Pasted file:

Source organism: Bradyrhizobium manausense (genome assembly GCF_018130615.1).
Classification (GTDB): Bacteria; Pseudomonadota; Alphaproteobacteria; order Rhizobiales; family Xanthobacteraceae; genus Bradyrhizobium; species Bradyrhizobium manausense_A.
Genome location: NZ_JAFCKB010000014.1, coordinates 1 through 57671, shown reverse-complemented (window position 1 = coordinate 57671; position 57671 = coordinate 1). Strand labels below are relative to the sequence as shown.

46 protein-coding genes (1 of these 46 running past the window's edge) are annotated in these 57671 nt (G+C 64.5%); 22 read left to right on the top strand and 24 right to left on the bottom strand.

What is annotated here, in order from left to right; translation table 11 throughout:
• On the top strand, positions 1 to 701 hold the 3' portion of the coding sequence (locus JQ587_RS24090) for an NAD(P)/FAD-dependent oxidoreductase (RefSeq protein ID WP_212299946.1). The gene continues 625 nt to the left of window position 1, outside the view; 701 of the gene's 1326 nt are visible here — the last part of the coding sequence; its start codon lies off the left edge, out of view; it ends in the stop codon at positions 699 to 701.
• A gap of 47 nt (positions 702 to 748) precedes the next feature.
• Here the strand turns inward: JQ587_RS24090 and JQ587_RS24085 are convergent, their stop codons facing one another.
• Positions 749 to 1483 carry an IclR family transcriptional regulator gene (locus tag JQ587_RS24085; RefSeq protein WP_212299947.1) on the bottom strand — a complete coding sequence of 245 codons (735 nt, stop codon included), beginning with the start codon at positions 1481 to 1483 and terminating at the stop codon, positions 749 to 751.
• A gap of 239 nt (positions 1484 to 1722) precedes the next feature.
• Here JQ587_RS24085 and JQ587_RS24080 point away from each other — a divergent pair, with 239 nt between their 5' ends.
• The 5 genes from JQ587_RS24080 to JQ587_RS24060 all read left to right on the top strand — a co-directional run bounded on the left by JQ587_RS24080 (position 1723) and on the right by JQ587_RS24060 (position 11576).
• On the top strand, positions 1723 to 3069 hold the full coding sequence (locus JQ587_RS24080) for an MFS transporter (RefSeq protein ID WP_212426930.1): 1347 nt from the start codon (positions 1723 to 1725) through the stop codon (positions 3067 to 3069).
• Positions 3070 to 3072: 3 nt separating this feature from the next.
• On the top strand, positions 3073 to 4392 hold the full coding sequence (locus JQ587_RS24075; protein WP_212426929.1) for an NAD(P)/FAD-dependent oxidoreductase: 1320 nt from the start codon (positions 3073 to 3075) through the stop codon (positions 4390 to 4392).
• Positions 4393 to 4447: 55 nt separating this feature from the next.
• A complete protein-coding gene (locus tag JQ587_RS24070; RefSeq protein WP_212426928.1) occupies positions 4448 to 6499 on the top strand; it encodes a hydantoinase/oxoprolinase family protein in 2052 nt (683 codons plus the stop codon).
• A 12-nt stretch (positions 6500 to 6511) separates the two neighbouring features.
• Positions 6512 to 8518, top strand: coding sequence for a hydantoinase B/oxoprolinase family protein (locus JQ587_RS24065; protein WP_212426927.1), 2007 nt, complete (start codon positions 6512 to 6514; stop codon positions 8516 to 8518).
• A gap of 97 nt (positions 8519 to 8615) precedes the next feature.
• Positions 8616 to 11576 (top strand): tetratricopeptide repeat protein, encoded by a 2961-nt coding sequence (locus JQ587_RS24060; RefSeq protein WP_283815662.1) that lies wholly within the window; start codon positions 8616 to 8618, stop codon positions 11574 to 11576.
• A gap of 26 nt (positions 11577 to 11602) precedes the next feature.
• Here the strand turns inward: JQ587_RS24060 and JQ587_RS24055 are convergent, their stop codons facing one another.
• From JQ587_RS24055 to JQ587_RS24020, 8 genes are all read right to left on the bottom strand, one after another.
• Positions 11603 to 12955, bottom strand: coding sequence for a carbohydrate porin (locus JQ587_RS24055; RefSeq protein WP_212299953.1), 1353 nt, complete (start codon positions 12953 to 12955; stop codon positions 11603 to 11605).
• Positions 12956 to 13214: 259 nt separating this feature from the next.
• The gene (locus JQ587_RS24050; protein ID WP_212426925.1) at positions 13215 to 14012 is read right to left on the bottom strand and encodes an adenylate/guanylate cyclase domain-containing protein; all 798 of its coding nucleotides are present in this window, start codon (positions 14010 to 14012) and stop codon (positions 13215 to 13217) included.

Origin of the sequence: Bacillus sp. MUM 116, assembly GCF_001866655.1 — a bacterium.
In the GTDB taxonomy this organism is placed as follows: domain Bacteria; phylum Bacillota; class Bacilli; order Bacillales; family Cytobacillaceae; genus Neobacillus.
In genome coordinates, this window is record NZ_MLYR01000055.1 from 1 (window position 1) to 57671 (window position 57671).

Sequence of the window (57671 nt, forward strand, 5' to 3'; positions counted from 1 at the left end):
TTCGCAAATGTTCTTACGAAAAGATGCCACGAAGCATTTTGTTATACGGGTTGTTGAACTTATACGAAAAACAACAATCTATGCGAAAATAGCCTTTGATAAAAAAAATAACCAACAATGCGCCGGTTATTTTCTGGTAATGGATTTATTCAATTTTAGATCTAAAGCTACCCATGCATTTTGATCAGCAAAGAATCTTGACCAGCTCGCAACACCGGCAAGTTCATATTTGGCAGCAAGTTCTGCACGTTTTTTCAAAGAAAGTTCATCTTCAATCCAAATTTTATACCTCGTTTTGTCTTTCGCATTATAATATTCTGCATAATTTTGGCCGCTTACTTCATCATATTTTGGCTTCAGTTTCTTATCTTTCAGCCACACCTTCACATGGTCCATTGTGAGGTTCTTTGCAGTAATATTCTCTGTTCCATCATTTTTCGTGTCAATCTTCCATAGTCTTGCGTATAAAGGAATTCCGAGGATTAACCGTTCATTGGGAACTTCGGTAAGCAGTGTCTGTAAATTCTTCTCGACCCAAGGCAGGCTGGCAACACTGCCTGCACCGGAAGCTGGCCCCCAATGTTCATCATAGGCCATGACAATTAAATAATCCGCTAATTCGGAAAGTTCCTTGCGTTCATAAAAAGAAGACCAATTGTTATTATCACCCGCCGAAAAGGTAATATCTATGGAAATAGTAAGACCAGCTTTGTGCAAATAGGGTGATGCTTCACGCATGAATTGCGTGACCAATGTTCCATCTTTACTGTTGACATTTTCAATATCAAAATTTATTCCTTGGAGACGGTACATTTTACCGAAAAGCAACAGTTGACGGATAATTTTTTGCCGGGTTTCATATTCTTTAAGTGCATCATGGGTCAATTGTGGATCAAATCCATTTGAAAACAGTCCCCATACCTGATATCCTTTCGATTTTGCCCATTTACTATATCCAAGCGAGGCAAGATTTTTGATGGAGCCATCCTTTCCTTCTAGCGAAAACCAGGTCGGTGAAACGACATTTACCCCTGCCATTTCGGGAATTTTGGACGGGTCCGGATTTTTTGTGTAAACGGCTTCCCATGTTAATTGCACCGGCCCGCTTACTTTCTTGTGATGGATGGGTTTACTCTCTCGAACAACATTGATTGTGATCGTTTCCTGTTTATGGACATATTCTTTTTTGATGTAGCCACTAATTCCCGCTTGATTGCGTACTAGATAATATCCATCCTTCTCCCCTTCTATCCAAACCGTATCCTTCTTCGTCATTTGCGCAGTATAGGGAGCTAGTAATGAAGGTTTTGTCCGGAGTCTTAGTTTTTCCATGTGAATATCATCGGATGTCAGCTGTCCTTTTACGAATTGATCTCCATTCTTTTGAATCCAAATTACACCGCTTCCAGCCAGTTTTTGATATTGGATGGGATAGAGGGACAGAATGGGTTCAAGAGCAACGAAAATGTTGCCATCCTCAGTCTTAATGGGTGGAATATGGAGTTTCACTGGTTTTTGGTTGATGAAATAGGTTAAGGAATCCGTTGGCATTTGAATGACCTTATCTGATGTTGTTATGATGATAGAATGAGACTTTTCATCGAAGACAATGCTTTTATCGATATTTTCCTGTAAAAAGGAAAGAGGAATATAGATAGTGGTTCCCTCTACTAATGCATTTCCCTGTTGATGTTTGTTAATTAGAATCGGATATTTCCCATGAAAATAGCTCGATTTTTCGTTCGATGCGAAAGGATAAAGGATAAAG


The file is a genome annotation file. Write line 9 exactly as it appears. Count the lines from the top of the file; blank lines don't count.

• Positions 749 to 1483 carry an IclR family transcriptional regulator gene (locus tag JQ587_RS24085; RefSeq protein WP_212299947.1) on the bottom strand — a complete coding sequence of 245 codons (735 nt, stop codon included), beginning with the start codon at positions 1481 to 1483 and terminating at the stop codon, positions 749 to 751.